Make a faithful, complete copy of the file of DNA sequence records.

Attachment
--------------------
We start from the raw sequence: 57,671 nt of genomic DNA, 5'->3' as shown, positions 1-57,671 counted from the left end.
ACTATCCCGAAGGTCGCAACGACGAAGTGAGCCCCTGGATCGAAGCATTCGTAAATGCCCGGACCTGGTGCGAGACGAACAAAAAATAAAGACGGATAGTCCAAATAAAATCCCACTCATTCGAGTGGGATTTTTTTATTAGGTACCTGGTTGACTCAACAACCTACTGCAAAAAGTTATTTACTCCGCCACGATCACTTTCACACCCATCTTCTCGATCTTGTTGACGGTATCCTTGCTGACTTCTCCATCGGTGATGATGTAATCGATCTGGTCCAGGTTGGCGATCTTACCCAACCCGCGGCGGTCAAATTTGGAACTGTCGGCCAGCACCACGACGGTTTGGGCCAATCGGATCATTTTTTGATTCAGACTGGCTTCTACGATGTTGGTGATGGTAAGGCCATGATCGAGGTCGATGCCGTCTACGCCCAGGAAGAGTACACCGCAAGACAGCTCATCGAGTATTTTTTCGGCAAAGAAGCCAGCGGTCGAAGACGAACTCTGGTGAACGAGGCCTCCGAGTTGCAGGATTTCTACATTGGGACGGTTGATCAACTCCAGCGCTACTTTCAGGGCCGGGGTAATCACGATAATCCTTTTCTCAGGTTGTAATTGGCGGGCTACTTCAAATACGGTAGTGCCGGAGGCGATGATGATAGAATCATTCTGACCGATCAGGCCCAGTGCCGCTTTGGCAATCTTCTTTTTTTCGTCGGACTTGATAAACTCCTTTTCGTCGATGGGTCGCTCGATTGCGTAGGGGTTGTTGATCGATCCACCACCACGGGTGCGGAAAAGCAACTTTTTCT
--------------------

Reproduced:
We start from the raw sequence: 57,671 nt of genomic DNA, 5'->3' as shown, positions 1-57,671 counted from the left end.
ACTATCCCGAAGGTCGCAACGACGAAGTGAGCCCCTGGATCGAAGCATTCGTAAATGCCCGGACCTGGTGCGAGACGAACAAAAAATAAAGACGGATAGTCCAAATAAAATCCCACTCATTCGAGTGGGATTTTTTTATTAGGTACCTGGTTGACTCAACAACCTACTGCAAAAAGTTATTTACTCCGCCACGATCACTTTCACACCCATCTTCTCGATCTTGTTGACGGTATCCTTGCTGACTTCTCCATCGGTGATGATGTAATCGATCTGGTCCAGGTTGGCGATCTTACCCAACCCGCGGCGGTCAAATTTGGAACTGTCGGCCAGCACCACGACGGTTTGGGCCAATCGGATCATTTTTTGATTCAGACTGGCTTCTACGATGTTGGTGATGGTAAGGCCATGATCGAGGTCGATGCCGTCTACGCCCAGGAAGAGTACACCGCAAGACAGCTCATCGAGTATTTTTTCGGCAAAGAAGCCAGCGGTCGAAGACGAACTCTGGTGAACGAGGCCTCCGAGTTGCAGGATTTCTACATTGGGACGGTTGATCAACTCCAGCGCTACTTTCAGGGCCGGGGTAATCACGATAATCCTTTTCTCAGGTTGTAATTGGCGGGCTACTTCAAATACGGTAGTGCCGGAGGCGATGATGATAGAATCATTCTGACCGATCAGGCCCAGTGCCGCTTTGGCAATCTTCTTTTTTTCGTCGGACTTGATAAACTCCTTTTCGTCGATGGGTCGCTCGATTGCGTAGGGGTTGTTGATCGATCCACCACCACGGGTGCGGAAAAGCAACTTTTTCT